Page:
A Pap test, also called a Pap smear, is an exam a doctor uses to test for cervical cancer in women. It can also reveal changes in your cervical cells that may turn into cancer later.
The Papanicolaou test is a method of cervical screening undertaken with the purpose of detecting potentially pre-cancerous and cancerous processes in the cervix.
During the procedure, the person has to lie on their back on an examination table with their legs spread and feet resting in supports called stirrups. The doctor will slowly insert a device called a speculum into the vagina. This device keeps the vaginal walls open and provides access to the cervix. Then the doctor will scrape a small sample of cells from the cervix. Most women feel a slight push and irritation during the brief scraping. The sample of cells from the cervix will be preserved and sent to a lab to be tested for the presence of abnormal cells.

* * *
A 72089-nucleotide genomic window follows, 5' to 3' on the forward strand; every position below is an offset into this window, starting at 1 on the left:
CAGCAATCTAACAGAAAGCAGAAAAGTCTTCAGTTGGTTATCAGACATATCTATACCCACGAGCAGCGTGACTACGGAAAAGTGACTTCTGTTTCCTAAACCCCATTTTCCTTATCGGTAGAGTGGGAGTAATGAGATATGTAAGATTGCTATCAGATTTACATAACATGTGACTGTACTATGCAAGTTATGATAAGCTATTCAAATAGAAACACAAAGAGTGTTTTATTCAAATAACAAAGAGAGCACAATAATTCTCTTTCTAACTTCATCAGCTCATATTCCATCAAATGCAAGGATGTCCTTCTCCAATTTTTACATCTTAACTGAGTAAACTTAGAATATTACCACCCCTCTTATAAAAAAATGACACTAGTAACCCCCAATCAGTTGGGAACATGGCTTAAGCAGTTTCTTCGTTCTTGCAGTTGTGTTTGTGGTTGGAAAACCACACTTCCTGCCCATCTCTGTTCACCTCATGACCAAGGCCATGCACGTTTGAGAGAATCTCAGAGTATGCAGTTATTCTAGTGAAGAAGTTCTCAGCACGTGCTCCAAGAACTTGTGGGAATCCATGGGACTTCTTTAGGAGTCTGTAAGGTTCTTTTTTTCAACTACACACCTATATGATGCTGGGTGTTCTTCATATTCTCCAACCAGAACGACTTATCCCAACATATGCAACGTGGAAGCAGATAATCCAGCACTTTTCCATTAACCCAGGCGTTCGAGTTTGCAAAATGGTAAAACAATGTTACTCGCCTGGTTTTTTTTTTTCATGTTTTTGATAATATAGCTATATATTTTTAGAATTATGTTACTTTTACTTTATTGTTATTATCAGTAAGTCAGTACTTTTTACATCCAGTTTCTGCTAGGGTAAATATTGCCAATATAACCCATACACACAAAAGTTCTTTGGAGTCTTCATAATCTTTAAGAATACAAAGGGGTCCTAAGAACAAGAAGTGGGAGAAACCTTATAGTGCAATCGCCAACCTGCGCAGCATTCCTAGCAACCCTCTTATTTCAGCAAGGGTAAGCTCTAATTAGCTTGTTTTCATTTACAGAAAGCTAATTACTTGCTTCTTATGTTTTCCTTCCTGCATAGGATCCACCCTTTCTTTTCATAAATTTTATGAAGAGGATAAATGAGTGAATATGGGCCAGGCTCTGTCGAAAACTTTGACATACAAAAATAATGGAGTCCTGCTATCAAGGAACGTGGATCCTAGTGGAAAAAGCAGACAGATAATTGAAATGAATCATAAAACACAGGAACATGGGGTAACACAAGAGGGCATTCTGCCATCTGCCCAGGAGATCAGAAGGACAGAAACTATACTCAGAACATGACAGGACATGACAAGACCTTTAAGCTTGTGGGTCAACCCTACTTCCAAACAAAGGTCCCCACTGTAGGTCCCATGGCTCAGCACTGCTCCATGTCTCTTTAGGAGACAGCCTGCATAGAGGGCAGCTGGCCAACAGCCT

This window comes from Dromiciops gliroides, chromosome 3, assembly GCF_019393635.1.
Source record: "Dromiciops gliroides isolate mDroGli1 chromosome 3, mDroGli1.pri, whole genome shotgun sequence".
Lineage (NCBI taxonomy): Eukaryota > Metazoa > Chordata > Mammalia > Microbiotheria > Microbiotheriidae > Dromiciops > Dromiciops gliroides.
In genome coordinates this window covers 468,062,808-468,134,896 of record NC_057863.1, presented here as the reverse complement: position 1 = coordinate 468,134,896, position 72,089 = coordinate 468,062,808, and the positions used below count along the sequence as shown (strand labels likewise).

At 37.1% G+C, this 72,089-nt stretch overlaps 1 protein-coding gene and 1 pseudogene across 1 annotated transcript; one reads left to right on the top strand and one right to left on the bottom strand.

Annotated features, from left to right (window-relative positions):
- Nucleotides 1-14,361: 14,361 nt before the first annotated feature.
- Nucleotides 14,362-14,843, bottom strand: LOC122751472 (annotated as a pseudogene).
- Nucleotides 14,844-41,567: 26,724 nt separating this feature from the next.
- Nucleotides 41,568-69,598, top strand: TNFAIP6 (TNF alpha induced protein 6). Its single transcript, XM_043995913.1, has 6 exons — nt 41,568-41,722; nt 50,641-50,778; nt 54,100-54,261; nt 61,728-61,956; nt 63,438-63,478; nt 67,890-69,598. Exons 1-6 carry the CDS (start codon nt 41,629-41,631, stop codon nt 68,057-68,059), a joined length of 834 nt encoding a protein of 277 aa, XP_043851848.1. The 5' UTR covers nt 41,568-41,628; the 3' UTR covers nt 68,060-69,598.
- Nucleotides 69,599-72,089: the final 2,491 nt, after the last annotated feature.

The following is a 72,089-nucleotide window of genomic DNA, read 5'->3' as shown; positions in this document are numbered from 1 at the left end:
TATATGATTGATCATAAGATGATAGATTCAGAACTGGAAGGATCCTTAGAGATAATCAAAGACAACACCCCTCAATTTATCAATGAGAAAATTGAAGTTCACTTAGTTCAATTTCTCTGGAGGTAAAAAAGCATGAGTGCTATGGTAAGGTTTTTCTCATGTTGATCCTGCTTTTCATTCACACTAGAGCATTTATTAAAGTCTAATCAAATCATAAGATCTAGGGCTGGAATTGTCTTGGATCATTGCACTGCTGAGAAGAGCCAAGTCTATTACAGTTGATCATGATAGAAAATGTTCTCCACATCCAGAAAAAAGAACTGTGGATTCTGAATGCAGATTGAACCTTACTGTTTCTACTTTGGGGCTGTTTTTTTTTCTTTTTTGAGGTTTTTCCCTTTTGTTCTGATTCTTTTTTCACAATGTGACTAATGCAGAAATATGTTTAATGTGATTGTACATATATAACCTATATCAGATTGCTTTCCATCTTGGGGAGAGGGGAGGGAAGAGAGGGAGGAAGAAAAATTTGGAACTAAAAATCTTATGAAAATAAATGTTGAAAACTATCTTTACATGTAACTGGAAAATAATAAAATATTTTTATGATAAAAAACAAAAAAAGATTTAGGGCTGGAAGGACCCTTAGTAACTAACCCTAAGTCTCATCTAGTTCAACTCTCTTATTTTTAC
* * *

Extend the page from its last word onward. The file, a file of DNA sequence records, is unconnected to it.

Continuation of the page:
If the results are normal, that means that no abnormal cells were identified. Normal results are sometimes also referred to as negative. If the results are normal, there is probably no need for a Pap smear for another three years.